Throughout this entire process, my dad kept telling me my injury was going to be a blessing in disguise and that everything happens for a reason. How correct he was!
My future wife said something to be very profound at the time. She said, when you have children, they are going to ask you why you did not finish something that you started. Her question had a huge impact on my life. If I hadn’t cut my hand, I probably would not have graduated college, and I would have turned pro. I ended up graduating from college; I did not go professional. I married that very smart woman, and then I went into the insurance business.
I still had the competitive fire, but I was not playing very much golf. I was still in a lot of pain from the injury as well. I started to play again competitively in 1965, and I was a bit more mature and tougher than the other guys I was playing against. I won a tournament the next year.
What did you do when you graduated from college?
I started selling policies with John Hancock, and I received a few sales awards. I realized that I could work my own schedule in the evenings and weekends, so I had time during the week to play golf. I was very disciplined and I was using my time wisely to practice. I started playing regional and national events, and I started beating the top players.
We began having children. Our first daughter was born in 1972, the next in 1974, and the last in 1979.
The only goal I had after the hand injury was to make the Walker Cup Team, a tournament that was an international event against the amateurs of Great Britain, Ireland, Scotland, and the U.S. I came very close in 1973 and 1975. By 1977, I had been ranked in the Top 10 amateurs in the country for a few years, and that year, I finally made the Walker Cup Team.
I told my wife, this was our goal now. I made the Walker Cup nine straight tournaments from 1977 to 1993. I set many records during this time as an amateur. I started having the opportunity to play in the Masters each year, which I did for 11cyears in a row.
What is your takeaway lesson from that experience?
My takeaway from that experience is that you must have goals – short-term, intermediate-, and long-term goals. At the time, I had a growing family, was playing a lot of golf, and trying to work in a business. I did not think I had a future in professional golf, but I loved being an amateur. I only played from March until October, so I knew I would not turn professional.
What is your favorite course you’ve ever played on, both locally and anywhere in the world?
My favorite course in the world is Cyprus Point in California. From the excitement of the seals in the water to the beauty of the ocean to the deer and fox running around, it is a beautiful course. You never know who you’ll see on that course – I’ve run into Clint Eastwood. Locally, I would say there are several: Pine Valley, Aronimink, and Merion are my favorites in the area.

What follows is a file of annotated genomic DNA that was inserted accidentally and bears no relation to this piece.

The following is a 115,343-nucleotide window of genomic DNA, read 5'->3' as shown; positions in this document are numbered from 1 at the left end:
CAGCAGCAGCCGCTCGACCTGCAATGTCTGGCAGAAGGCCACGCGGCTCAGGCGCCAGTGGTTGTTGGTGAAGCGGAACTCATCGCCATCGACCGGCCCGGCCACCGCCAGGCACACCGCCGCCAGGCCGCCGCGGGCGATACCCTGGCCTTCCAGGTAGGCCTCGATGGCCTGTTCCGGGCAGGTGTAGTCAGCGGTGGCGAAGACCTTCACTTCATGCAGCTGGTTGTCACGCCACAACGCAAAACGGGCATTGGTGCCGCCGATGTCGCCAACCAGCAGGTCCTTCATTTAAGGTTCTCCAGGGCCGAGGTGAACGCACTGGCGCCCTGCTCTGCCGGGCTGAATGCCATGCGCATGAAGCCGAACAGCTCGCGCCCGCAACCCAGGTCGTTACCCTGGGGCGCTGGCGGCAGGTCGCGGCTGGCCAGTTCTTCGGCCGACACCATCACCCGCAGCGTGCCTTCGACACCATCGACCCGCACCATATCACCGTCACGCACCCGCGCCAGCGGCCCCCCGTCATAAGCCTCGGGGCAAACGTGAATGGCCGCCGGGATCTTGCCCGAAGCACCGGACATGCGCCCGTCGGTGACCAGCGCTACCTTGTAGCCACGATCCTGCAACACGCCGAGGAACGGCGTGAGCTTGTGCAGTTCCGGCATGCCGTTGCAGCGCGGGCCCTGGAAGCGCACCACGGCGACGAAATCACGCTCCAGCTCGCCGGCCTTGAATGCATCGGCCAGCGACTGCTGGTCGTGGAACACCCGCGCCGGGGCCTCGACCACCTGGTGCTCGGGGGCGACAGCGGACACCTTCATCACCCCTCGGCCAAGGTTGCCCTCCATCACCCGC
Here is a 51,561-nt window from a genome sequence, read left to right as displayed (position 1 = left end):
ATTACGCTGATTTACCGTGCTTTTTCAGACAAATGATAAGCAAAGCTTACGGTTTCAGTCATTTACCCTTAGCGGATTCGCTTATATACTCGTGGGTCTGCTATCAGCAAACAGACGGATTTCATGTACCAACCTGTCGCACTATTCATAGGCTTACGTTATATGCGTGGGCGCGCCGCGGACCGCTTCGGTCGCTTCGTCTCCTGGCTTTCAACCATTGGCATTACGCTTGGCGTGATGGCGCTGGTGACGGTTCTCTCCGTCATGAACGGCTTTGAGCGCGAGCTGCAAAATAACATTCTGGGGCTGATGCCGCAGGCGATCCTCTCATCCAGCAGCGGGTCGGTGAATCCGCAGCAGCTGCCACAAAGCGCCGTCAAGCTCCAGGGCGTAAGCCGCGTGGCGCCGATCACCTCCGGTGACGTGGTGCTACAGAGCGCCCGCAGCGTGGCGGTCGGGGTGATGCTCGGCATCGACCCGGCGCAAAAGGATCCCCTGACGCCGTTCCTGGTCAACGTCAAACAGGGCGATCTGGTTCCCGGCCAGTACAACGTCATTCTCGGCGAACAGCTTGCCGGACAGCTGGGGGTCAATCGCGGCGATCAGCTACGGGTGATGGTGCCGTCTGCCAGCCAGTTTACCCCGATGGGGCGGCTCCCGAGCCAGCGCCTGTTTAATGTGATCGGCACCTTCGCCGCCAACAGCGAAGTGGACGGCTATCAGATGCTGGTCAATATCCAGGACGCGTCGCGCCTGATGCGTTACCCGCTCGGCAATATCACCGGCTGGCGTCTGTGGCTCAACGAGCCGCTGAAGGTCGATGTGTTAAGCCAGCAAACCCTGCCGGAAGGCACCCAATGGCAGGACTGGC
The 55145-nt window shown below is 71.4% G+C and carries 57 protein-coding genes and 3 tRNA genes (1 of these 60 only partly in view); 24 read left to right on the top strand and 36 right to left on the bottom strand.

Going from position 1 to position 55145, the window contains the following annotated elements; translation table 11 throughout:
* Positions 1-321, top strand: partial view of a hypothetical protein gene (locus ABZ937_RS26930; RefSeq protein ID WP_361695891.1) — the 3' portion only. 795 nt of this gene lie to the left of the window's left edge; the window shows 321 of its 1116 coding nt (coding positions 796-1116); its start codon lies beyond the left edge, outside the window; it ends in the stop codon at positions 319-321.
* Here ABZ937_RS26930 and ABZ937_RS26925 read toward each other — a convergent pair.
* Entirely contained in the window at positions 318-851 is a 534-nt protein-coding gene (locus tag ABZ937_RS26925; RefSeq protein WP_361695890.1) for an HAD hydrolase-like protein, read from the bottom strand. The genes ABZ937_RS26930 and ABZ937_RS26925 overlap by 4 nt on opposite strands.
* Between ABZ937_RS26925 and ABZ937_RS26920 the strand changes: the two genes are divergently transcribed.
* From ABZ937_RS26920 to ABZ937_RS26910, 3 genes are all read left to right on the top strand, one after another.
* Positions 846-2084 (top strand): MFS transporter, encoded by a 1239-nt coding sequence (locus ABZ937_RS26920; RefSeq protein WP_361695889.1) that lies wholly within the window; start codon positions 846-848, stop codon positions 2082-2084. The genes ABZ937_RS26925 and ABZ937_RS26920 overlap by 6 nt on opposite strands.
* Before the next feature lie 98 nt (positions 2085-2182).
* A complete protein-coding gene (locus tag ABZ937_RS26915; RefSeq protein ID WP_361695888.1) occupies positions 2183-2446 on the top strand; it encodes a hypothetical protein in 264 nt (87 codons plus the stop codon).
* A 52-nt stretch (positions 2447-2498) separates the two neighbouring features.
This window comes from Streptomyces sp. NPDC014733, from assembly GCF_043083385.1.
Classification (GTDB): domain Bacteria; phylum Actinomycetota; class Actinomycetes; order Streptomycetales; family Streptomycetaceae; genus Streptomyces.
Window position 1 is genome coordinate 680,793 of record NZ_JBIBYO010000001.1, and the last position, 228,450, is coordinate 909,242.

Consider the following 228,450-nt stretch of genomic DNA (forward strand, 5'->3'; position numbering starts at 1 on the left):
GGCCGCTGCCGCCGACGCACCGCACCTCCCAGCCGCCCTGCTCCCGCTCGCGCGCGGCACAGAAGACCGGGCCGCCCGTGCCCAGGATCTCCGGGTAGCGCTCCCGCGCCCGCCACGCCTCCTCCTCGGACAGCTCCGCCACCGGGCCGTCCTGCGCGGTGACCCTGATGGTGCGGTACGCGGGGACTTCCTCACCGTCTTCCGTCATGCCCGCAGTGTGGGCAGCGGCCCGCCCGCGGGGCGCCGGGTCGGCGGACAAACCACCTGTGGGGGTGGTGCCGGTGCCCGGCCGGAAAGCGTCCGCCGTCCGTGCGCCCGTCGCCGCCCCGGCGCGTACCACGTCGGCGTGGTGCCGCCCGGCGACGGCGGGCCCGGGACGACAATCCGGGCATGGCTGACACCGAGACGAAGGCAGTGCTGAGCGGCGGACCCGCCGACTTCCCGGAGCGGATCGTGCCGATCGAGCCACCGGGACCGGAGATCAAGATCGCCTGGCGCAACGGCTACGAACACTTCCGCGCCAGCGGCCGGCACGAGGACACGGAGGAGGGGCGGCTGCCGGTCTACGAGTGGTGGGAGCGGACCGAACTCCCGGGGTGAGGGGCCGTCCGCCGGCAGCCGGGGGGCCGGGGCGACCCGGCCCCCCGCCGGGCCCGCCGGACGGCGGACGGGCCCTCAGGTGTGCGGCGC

Tell me about The Jay Sigel Invitational and why it’s so special to you?
Representatives from Aronimink came to me in the early 1980s and told me they would like to have a tournament in my honor. My partner and I won the first year, and they did not want me to play in the tournament after that! After a while, I asked if we could use the tournament to raise money for something. My dad had passed away in 1984 from cancer, so I asked if we could raise money for cancer awareness. We had less than 100 players and would generate about $20,000.
A few of my friends came down with prostate cancer, which was very unknown in the 1980s. Arnold Palmer then came down with it. Michael Milken had a huge impact in the treatment of prostate cancer and had raised billions for this. The event then took off as a fundraiser a few years later.
The goal of the tournament is to raise awareness about prostate cancer. We’ve expanded the tournament also to include breast cancer. We’ve had many people speak at the tournament about how we changed their lives. It is very important to have Penn Medicine, one of the top cancer facilities in the country, as a beneficiary.
One of the great joys I have is helping to educate others, raise awareness, and connect individuals with cancer to doctors who can help them. I’ve made many good contacts through this program, and my friends and strangers across the country have gained access because of the tournament.
Our fundraising is a big factor in helping others. Our contacts can help connect people around the country to the right doctor for them. We drive revenue for Penn Medicine, but we also connect people in many other states.
Researchers need money to start projects, so many of our fundraising efforts help researchers in the early stages of their project development. We’ve had researchers cite our golf tournament as a funder of their projects.
Finally, Jay, what’s the best piece of advice you’ve ever received?
Put your earmuffs on when you go to the range! In other words, don’t listen to everyone. Everyone is going to give you advice on how to get better, how to change your swing.
A young golfer must be careful about who they listen to and how much. The weekend golfer has all the answers. You have to be selective, not rude, and have a plan on how to approach these situations. You can’t listen to everybody so only listen to your teacher.
I play with some very serious golfers. I always try to help loosen them up and remind them just to enjoy the game.
Laura Wagoner contributed to this profile